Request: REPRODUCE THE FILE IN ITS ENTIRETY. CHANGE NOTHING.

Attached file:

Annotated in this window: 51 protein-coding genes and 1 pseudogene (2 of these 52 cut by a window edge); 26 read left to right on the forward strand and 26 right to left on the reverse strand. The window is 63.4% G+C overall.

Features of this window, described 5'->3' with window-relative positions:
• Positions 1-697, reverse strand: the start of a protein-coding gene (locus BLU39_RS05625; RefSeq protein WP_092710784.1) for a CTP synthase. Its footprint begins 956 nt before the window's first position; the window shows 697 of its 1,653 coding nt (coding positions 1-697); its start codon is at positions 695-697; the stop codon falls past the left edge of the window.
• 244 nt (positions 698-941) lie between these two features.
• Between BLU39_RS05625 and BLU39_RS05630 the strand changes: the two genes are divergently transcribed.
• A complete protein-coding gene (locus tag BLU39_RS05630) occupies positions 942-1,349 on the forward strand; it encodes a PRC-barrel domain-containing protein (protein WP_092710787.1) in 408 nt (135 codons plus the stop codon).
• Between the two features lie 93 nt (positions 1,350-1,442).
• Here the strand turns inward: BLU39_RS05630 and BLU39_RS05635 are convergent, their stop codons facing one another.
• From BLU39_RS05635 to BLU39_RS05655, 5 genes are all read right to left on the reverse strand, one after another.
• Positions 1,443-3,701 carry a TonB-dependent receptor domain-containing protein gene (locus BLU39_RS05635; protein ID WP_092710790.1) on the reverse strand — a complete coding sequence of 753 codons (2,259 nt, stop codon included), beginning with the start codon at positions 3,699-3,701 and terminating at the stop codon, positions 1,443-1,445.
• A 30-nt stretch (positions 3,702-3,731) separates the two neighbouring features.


Annotated in this window: 51 protein-coding genes and 1 pseudogene (2 of these 52 cut by a window edge); 26 read left to right on the forward strand and 26 right to left on the reverse strand. The window is 63.4% G+C overall.

Features of this window, described 5'->3' with window-relative positions:
• Positions 1-697, reverse strand: the start of a protein-coding gene (locus BLU39_RS05625; RefSeq protein WP_092710784.1) for a CTP synthase. Its footprint begins 956 nt before the window's first position; the window shows 697 of its 1,653 coding nt (coding positions 1-697); its start codon is at positions 695-697; the stop codon falls past the left edge of the window.
• 244 nt (positions 698-941) lie between these two features.
• Between BLU39_RS05625 and BLU39_RS05630 the strand changes: the two genes are divergently transcribed.
• A complete protein-coding gene (locus tag BLU39_RS05630) occupies positions 942-1,349 on the forward strand; it encodes a PRC-barrel domain-containing protein (protein WP_092710787.1) in 408 nt (135 codons plus the stop codon).
• Between the two features lie 93 nt (positions 1,350-1,442).
• Here the strand turns inward: BLU39_RS05630 and BLU39_RS05635 are convergent, their stop codons facing one another.
• From BLU39_RS05635 to BLU39_RS05655, 5 genes are all read right to left on the reverse strand, one after another.
• Positions 1,443-3,701 carry a TonB-dependent receptor domain-containing protein gene (locus BLU39_RS05635; protein ID WP_092710790.1) on the reverse strand — a complete coding sequence of 753 codons (2,259 nt, stop codon included), beginning with the start codon at positions 3,699-3,701 and terminating at the stop codon, positions 1,443-1,445.
• A 30-nt stretch (positions 3,702-3,731) separates the two neighbouring features.